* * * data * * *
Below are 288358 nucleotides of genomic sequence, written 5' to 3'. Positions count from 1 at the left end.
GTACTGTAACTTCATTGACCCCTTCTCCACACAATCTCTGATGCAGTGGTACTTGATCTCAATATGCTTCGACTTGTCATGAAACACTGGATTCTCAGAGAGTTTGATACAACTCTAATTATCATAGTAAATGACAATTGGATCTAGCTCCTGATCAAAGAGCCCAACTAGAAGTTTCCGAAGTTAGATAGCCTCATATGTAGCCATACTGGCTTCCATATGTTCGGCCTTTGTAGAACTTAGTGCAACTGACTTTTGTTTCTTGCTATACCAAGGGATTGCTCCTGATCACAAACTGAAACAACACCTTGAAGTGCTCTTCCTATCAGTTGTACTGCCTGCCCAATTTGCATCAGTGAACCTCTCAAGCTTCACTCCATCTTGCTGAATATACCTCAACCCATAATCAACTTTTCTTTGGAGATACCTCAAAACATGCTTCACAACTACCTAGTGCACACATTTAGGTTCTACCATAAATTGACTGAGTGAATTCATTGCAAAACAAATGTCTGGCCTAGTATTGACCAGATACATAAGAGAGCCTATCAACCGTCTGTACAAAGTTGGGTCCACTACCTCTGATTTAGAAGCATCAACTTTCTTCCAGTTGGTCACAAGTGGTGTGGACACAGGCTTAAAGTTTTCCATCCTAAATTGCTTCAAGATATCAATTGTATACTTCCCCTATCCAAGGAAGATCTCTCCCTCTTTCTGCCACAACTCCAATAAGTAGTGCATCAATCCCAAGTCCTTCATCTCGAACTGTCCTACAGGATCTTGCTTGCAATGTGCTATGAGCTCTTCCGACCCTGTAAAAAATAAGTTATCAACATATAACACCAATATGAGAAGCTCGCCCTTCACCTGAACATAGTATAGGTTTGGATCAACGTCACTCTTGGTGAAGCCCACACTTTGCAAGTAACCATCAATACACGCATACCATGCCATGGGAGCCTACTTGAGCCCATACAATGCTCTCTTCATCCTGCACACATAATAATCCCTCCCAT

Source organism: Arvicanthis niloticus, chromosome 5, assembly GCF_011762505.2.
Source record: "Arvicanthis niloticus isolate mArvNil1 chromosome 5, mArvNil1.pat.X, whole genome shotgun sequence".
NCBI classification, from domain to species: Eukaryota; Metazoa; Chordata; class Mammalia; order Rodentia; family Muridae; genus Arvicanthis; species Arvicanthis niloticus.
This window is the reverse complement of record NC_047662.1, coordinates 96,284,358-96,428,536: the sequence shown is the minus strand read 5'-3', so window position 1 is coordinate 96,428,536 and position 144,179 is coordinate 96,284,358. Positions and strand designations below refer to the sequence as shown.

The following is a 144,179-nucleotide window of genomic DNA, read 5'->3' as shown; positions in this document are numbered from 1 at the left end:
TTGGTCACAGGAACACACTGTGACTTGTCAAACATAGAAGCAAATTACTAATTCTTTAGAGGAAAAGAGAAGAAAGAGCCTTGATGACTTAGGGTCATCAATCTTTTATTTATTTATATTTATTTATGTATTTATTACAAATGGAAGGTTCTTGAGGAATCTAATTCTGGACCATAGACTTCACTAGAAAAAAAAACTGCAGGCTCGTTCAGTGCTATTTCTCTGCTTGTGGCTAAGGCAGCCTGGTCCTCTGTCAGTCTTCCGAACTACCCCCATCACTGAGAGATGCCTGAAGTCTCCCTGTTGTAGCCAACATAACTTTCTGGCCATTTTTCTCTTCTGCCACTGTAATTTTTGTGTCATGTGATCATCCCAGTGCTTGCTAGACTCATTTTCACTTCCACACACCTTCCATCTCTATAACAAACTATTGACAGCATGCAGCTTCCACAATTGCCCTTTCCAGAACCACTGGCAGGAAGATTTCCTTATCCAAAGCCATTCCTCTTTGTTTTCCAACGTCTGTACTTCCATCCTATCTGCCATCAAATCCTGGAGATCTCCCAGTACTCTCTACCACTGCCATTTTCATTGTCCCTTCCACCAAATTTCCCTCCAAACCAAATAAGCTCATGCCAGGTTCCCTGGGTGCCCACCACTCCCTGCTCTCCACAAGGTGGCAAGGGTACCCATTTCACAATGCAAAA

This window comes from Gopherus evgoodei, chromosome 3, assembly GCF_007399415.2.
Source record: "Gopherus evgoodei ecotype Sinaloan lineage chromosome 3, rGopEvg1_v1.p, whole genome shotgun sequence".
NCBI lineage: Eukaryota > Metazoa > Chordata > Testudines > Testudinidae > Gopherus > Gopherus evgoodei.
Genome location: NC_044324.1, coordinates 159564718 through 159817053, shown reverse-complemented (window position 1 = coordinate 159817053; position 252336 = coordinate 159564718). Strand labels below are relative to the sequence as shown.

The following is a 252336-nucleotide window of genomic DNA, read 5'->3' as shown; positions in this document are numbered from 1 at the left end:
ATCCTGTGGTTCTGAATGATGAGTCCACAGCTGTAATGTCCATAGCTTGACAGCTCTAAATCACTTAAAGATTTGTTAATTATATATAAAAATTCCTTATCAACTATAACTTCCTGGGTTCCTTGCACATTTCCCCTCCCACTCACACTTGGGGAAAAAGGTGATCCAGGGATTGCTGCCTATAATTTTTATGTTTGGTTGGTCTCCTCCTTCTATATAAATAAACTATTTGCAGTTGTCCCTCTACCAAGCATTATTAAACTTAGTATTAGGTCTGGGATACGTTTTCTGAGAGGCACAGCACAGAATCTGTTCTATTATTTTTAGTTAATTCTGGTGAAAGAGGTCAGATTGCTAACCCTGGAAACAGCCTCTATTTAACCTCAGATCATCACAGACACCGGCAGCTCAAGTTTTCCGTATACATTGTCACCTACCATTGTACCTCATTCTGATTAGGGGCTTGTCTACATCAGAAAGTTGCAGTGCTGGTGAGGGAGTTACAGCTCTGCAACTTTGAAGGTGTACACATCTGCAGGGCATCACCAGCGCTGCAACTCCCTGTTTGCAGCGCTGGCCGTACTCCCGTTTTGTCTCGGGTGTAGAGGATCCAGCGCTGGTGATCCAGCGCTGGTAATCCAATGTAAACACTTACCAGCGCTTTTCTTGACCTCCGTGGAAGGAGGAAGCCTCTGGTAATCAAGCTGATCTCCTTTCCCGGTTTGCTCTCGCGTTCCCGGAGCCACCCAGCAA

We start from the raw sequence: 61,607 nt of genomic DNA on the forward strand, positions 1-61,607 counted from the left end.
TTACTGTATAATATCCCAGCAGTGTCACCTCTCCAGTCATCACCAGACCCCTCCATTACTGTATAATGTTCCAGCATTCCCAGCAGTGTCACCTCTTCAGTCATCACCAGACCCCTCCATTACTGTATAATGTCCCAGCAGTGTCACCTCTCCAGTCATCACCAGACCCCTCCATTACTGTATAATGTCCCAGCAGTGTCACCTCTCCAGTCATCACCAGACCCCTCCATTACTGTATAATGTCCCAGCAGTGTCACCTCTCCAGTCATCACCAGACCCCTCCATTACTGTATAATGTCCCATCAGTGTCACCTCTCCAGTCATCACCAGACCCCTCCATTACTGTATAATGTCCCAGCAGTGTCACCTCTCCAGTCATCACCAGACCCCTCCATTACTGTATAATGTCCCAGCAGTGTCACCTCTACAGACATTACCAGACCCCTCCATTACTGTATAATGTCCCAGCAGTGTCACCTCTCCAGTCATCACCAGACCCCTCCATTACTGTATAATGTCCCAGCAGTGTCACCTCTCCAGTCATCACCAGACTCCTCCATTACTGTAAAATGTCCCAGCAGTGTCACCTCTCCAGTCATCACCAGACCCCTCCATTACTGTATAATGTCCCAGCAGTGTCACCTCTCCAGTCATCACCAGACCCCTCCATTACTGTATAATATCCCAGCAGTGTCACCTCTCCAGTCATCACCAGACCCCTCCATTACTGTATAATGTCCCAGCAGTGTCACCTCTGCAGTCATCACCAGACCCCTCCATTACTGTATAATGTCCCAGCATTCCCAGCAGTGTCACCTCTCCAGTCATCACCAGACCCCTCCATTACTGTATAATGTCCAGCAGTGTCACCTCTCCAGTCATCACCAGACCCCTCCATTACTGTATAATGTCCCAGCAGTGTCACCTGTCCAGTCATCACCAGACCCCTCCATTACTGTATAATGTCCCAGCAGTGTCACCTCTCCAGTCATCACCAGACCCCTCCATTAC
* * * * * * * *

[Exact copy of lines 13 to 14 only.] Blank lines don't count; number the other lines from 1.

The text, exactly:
The following is a 252336-nucleotide window of genomic DNA, read 5'->3' as shown; positions in this document are numbered from 1 at the left end:
ATCCTGTGGTTCTGAATGATGAGTCCACAGCTGTAATGTCCATAGCTTGACAGCTCTAAATCACTTAAAGATTTGTTAATTATATATAAAAATTCCTTATCAACTATAACTTCCTGGGTTCCTTGCACATTTCCCCTCCCACTCACACTTGGGGAAAAAGGTGATCCAGGGATTGCTGCCTATAATTTTTATGTTTGGTTGGTCTCCTCCTTCTATATAAATAAACTATTTGCAGTTGTCCCTCTACCAAGCATTATTAAACTTAGTATTAGGTCTGGGATACGTTTTCTGAGAGGCACAGCACAGAATCTGTTCTATTATTTTTAGTTAATTCTGGTGAAAGAGGTCAGATTGCTAACCCTGGAAACAGCCTCTATTTAACCTCAGATCATCACAGACACCGGCAGCTCAAGTTTTCCGTATACATTGTCACCTACCATTGTACCTCATTCTGATTAGGGGCTTGTCTACATCAGAAAGTTGCAGTGCTGGTGAGGGAGTTACAGCTCTGCAACTTTGAAGGTGTACACATCTGCAGGGCATCACCAGCGCTGCAACTCCCTGTTTGCAGCGCTGGCCGTACTCCCGTTTTGTCTCGGGTGTAGAGGATCCAGCGCTGGTGATCCAGCGCTGGTAATCCAATGTAAACACTTACCAGCGCTTTTCTTGACCTCCGTGGAAGGAGGAAGCCTCTGGTAATCAAGCTGATCTCCTTTCCCGGTTTGCTCTCGCGTTCCCGGAGCCACCCAGCAA